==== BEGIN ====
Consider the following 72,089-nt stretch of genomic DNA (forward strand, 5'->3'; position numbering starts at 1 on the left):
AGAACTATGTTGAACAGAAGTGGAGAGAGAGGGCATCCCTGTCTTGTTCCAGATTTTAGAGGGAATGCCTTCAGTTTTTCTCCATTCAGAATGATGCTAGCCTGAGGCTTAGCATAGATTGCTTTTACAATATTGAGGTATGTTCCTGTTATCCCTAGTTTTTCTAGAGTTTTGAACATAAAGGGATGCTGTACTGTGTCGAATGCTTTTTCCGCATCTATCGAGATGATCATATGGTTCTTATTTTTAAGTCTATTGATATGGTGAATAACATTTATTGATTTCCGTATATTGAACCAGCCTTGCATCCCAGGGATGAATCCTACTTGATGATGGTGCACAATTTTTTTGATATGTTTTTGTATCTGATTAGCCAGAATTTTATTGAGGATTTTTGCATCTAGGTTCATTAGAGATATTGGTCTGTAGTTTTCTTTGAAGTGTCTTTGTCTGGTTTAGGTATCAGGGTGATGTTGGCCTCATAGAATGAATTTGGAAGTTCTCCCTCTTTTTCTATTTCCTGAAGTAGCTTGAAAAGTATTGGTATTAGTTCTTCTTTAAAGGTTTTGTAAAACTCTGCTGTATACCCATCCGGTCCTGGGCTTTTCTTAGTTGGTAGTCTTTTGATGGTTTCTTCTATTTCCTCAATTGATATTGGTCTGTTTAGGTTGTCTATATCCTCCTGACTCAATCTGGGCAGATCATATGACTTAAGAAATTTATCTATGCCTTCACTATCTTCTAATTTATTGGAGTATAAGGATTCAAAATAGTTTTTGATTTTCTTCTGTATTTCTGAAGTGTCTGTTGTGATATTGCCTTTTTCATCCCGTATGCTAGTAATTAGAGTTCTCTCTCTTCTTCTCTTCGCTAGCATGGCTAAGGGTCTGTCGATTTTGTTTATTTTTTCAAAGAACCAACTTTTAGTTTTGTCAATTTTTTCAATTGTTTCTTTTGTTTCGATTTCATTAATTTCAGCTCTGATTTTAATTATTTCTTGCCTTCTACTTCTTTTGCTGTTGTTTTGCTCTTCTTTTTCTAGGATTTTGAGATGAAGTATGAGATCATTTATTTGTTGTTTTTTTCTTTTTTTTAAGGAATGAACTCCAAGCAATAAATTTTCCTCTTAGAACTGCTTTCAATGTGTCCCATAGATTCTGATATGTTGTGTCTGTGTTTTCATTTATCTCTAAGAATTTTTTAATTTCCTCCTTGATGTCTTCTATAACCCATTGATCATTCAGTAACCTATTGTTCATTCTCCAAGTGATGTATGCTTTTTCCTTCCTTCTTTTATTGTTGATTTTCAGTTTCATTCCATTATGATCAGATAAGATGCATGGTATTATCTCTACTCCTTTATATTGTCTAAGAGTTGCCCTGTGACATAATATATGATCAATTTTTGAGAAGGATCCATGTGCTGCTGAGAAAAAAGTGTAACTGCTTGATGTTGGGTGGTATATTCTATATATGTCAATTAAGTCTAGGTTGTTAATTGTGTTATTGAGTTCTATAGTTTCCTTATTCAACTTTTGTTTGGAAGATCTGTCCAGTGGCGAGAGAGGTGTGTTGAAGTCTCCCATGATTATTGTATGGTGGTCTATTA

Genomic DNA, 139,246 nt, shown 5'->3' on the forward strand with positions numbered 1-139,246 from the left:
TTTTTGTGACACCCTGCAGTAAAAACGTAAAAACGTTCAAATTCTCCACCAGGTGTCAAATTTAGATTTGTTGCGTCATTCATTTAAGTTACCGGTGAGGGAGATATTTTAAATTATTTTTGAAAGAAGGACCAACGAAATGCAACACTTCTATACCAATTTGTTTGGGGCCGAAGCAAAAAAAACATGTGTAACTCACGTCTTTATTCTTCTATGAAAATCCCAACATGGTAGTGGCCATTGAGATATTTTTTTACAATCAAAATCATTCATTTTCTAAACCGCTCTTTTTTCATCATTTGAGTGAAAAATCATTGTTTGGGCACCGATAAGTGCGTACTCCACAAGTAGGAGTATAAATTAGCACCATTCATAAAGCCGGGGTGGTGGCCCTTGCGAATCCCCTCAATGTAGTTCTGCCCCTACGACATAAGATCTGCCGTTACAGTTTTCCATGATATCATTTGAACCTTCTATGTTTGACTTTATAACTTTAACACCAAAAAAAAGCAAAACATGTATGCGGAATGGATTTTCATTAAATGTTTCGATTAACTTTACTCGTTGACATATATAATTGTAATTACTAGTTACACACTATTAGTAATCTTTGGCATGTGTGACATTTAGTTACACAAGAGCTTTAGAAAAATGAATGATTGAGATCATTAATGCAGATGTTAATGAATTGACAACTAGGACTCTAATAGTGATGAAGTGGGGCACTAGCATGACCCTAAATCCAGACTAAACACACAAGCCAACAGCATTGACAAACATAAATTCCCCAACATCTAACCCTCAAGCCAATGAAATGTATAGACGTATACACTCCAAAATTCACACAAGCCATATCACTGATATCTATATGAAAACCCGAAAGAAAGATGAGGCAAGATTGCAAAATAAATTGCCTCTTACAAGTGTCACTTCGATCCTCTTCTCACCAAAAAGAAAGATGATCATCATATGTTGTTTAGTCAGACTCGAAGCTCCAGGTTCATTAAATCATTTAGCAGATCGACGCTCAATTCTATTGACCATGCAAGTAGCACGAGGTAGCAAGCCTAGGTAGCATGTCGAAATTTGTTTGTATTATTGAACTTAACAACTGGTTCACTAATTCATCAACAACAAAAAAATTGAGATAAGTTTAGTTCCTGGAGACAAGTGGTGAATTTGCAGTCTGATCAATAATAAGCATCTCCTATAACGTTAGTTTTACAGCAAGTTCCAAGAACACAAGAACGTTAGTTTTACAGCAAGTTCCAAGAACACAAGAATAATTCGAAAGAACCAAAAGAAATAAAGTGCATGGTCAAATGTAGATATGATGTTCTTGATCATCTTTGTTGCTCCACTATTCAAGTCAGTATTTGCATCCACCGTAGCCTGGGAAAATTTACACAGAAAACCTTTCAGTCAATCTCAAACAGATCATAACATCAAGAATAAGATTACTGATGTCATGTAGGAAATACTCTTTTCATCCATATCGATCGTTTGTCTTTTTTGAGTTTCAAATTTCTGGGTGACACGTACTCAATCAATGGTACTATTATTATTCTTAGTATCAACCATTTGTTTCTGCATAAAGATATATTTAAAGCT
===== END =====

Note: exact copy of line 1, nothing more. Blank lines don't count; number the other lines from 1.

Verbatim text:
Consider the following 72,089-nt stretch of genomic DNA (forward strand, 5'->3'; position numbering starts at 1 on the left):